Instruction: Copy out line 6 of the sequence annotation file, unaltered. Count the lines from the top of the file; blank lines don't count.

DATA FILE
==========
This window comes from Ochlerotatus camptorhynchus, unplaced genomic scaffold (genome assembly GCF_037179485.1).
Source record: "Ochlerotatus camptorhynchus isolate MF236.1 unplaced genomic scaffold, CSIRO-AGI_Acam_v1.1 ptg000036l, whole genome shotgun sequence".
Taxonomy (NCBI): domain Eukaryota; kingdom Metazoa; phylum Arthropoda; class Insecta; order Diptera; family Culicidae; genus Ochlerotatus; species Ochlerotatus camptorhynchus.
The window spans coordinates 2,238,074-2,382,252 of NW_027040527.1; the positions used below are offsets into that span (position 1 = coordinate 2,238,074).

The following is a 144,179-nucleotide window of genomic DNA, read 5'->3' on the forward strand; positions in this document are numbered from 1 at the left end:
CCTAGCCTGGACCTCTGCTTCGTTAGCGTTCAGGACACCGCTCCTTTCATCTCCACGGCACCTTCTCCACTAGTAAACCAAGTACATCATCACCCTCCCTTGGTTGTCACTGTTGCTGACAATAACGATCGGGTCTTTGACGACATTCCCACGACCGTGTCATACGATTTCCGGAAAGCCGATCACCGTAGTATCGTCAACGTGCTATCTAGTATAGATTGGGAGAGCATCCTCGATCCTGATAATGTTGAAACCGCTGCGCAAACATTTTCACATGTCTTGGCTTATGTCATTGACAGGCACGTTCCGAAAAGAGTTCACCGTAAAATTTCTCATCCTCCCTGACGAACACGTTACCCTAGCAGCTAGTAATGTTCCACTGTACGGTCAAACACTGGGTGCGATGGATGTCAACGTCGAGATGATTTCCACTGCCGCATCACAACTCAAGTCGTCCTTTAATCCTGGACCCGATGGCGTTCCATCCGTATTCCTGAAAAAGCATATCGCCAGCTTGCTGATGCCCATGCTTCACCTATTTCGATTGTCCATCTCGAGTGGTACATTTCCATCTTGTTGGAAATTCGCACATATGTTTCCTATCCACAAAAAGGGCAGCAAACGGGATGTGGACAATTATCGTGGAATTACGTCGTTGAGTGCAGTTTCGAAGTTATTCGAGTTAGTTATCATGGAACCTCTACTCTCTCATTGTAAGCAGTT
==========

CCTAGCCTGGACCTCTGCTTCGTTAGCGTTCAGGACACCGCTCCTTTCATCTCCACGGCACCTTCTCCACTAGTAAACCAAGTACATCATCACCCTCCCTTGGTTGTCACTGTTGCTGACAATAACGATCGGGTCTTTGACGACATTCCCACGACCGTGTCATACGATTTCCGGAAAGCCGATCACCGTAGTATCGTCAACGTGCTATCTAGTATAGATTGGGAGAGCATCCTCGATCCTGATAATGTTGAAACCGCTGCGCAAACATTTTCACATGTCTTGGCTTATGTCATTGACAGGCACGTTCCGAAAAGAGTTCACCGTAAAATTTCTCATCCTCCCTGACGAACACGTTACCCTAGCAGCTAGTAATGTTCCACTGTACGGTCAAACACTGGGTGCGATGGATGTCAACGTCGAGATGATTTCCACTGCCGCATCACAACTCAAGTCGTCCTTTAATCCTGGACCCGATGGCGTTCCATCCGTATTCCTGAAAAAGCATATCGCCAGCTTGCTGATGCCCATGCTTCACCTATTTCGATTGTCCATCTCGAGTGGTACATTTCCATCTTGTTGGAAATTCGCACATATGTTTCCTATCCACAAAAAGGGCAGCAAACGGGATGTGGACAATTATCGTGGAATTACGTCGTTGAGTGCAGTTTCGAAGTTATTCGAGTTAGTTATCATGGAACCTCTACTCTCTCATTGTAAGCAGTT